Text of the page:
Skip to content
Home » Responsible and Representative Government Assignment

Responsible and Representative Government Assignment

  • by
  1. The principle of Responsible and Representative Government and its mandate in Australia.

            The Australian government structure is consisted of three arms, the executive, the legislative and the judicial arm. The executive arm is consisted of the Prime Minister and a Cabinet of Ministers who are appointed by the Prime minister[1]. The Ministers are responsible for driving the government agenda through formulating policies, strategies and action-plans which have to get approval from the legislature for them to be implemented. The Prime minister comes from the political party with the largest number of representatives in parliament and is by default the leader of that party.[2]

            The Legislature is comprised of members of the lower house (House of Representatives) and the higher house (senate). These members are usually elected by the people from all areas of representation (constituencies). Their primary mandate is to legislate and pass laws that govern the people they represent and to check on the executive so that it doesn’t partake on irresponsible actions. The Judiciaries mandate is to prosecute, arbitrate and on matters of law and law breaking.[3]

            The phrase “responsible and representative government” is derived from the very structure of the government. The executive is accountable to the legislature. Any policies, appointments and agenda that the executive wants to formulate have to be scrutinized and approved by the legislature who in practice represents the interests of the people who elected them. The executive been responsible to the legislature represents of the people sums up the phrase.[4] It means that ultimately, the executive’s decisions are the decisions of the people because they have been approved by the people’s representatives. The legislature can cast a vote of no confidence on a particular minister which will prompts the Prime minister to appoint a replacement who has to be vetted by parliament before taking oath of office. It can also pass a motion of no confidence in the Prime Minister which would trigger him to dissolve the parliament and call for fresh general election.

            By continually checking and scrutinizing the executive, the legislature ensures that the principle of responsible and representative government whose aim is to ensure that the people’s voice and opinion is heard and considered at the highest level is upheld at all times.[5]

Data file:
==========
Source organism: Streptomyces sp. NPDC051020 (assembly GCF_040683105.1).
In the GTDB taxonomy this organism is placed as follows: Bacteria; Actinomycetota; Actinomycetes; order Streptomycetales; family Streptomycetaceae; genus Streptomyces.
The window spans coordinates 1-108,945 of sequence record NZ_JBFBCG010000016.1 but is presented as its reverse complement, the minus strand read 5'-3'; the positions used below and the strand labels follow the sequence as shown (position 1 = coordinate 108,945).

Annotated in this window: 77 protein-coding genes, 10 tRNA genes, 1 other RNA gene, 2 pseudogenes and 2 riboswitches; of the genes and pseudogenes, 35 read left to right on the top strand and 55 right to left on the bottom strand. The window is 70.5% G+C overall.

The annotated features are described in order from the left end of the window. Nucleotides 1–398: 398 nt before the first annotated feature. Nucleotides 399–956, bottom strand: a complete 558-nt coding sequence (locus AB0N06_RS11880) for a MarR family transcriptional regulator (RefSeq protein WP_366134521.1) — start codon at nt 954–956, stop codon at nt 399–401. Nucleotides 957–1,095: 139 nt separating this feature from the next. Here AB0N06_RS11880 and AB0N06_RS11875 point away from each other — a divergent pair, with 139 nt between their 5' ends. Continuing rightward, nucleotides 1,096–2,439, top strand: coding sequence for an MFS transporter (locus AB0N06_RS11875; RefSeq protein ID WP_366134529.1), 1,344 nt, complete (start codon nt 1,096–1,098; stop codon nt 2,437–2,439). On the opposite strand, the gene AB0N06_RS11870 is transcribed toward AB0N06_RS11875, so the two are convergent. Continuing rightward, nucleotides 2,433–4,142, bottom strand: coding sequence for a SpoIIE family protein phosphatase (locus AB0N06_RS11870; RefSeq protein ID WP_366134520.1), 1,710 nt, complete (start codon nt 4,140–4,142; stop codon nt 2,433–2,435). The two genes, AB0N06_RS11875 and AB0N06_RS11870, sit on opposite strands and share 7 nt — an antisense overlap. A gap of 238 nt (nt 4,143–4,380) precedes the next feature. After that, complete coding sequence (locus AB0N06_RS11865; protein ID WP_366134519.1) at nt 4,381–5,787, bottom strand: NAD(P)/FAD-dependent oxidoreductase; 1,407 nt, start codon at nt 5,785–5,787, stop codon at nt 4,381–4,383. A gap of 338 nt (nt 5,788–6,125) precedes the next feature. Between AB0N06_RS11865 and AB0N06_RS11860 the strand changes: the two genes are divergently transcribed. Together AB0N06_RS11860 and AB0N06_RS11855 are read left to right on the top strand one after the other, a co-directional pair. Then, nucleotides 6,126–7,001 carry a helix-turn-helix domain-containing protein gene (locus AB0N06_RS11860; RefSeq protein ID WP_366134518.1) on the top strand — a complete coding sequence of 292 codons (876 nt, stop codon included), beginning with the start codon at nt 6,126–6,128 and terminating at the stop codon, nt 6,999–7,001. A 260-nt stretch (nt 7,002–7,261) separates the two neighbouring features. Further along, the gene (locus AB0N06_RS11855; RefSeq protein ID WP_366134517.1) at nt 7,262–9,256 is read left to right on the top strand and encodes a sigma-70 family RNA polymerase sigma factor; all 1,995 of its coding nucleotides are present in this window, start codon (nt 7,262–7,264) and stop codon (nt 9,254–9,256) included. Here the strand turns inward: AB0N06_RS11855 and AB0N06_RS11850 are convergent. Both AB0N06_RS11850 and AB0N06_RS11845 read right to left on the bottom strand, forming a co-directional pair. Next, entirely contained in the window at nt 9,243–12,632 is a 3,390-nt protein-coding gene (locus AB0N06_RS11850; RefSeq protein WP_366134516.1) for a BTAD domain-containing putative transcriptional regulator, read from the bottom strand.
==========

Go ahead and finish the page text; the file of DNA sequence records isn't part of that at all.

2.         How the National Cabinet was established and how it operates

On March 29th 2020, the Australian Prime Minister Scott Morison announced the formation of the National Cabinet which consists of Premiers and Chief Ministers of all States and Territories.         This was prompted by the commonwealth government’s desire to have a coordinated, structured and all-encompassing approach towards fighting the Covid-19 pandemic. The cabinet which meets monthly has replaced the Council of Governors which used to hold biennial meetings.  It is the same level with the federal commonwealth cabinet in terms of powers and strength of mandate in law.[6]

            Its primary mandate is to endorsing covid-19 policies brought forward by the relevant government health bodies and coordinating actions all states and territories in Australia towards fighting the Corona-Virus pandemic. Meetings are held via secure video conferencing and the resolutions reached in the meetings form the basis of policies that the country is implementing in the fight against the global pandemic.[7] By agreement, members of the National Cabinet must support decisions made in the cabinet meetings even when they don’t agree with them and can only disassociate themselves from those decisions if they resign.